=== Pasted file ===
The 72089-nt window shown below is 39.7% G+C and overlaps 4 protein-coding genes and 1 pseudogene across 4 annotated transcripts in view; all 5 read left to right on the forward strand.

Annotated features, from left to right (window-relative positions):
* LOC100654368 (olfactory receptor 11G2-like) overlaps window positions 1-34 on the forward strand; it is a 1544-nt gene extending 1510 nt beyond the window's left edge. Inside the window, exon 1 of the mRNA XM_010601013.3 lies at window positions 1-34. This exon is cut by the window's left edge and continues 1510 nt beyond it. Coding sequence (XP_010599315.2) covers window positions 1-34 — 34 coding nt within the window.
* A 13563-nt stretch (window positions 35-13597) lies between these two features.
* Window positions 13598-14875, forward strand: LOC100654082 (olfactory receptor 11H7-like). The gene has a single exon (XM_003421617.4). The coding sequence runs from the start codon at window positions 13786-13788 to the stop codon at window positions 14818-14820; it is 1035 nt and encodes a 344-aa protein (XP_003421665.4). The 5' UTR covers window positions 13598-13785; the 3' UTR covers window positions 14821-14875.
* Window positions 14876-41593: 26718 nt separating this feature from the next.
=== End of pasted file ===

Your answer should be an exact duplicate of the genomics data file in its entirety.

The 72089-nt window shown below is 39.7% G+C and overlaps 4 protein-coding genes and 1 pseudogene across 4 annotated transcripts in view; all 5 read left to right on the forward strand.

Annotated features, from left to right (window-relative positions):
* LOC100654368 (olfactory receptor 11G2-like) overlaps window positions 1-34 on the forward strand; it is a 1544-nt gene extending 1510 nt beyond the window's left edge. Inside the window, exon 1 of the mRNA XM_010601013.3 lies at window positions 1-34. This exon is cut by the window's left edge and continues 1510 nt beyond it. Coding sequence (XP_010599315.2) covers window positions 1-34 — 34 coding nt within the window.
* A 13563-nt stretch (window positions 35-13597) lies between these two features.
* Window positions 13598-14875, forward strand: LOC100654082 (olfactory receptor 11H7-like). The gene has a single exon (XM_003421617.4). The coding sequence runs from the start codon at window positions 13786-13788 to the stop codon at window positions 14818-14820; it is 1035 nt and encodes a 344-aa protein (XP_003421665.4). The 5' UTR covers window positions 13598-13785; the 3' UTR covers window positions 14821-14875.
* Window positions 14876-41593: 26718 nt separating this feature from the next.